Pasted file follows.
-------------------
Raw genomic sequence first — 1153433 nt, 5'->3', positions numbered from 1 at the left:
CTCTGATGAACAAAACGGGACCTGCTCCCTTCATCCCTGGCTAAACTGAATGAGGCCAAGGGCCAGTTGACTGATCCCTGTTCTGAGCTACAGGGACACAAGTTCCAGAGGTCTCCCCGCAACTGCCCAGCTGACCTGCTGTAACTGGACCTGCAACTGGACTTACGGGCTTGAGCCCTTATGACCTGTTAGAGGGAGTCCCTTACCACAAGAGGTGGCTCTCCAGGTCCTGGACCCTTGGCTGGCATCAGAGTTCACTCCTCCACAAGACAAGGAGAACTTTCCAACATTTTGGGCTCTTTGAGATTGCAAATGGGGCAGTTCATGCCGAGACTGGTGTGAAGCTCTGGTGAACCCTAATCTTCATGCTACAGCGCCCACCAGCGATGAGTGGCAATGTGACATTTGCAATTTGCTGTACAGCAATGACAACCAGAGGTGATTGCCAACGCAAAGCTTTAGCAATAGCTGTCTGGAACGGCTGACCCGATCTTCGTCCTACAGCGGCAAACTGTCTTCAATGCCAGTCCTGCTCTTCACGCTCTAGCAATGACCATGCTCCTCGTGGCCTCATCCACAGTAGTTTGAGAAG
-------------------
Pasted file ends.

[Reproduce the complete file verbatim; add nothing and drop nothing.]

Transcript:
Raw genomic sequence first — 1153433 nt, 5'->3', positions numbered from 1 at the left:
CTCTGATGAACAAAACGGGACCTGCTCCCTTCATCCCTGGCTAAACTGAATGAGGCCAAGGGCCAGTTGACTGATCCCTGTTCTGAGCTACAGGGACACAAGTTCCAGAGGTCTCCCCGCAACTGCCCAGCTGACCTGCTGTAACTGGACCTGCAACTGGACTTACGGGCTTGAGCCCTTATGACCTGTTAGAGGGAGTCCCTTACCACAAGAGGTGGCTCTCCAGGTCCTGGACCCTTGGCTGGCATCAGAGTTCACTCCTCCACAAGACAAGGAGAACTTTCCAACATTTTGGGCTCTTTGAGATTGCAAATGGGGCAGTTCATGCCGAGACTGGTGTGAAGCTCTGGTGAACCCTAATCTTCATGCTACAGCGCCCACCAGCGATGAGTGGCAATGTGACATTTGCAATTTGCTGTACAGCAATGACAACCAGAGGTGATTGCCAACGCAAAGCTTTAGCAATAGCTGTCTGGAACGGCTGACCCGATCTTCGTCCTACAGCGGCAAACTGTCTTCAATGCCAGTCCTGCTCTTCACGCTCTAGCAATGACCATGCTCCTCGTGGCCTCATCCACAGTAGTTTGAGAAG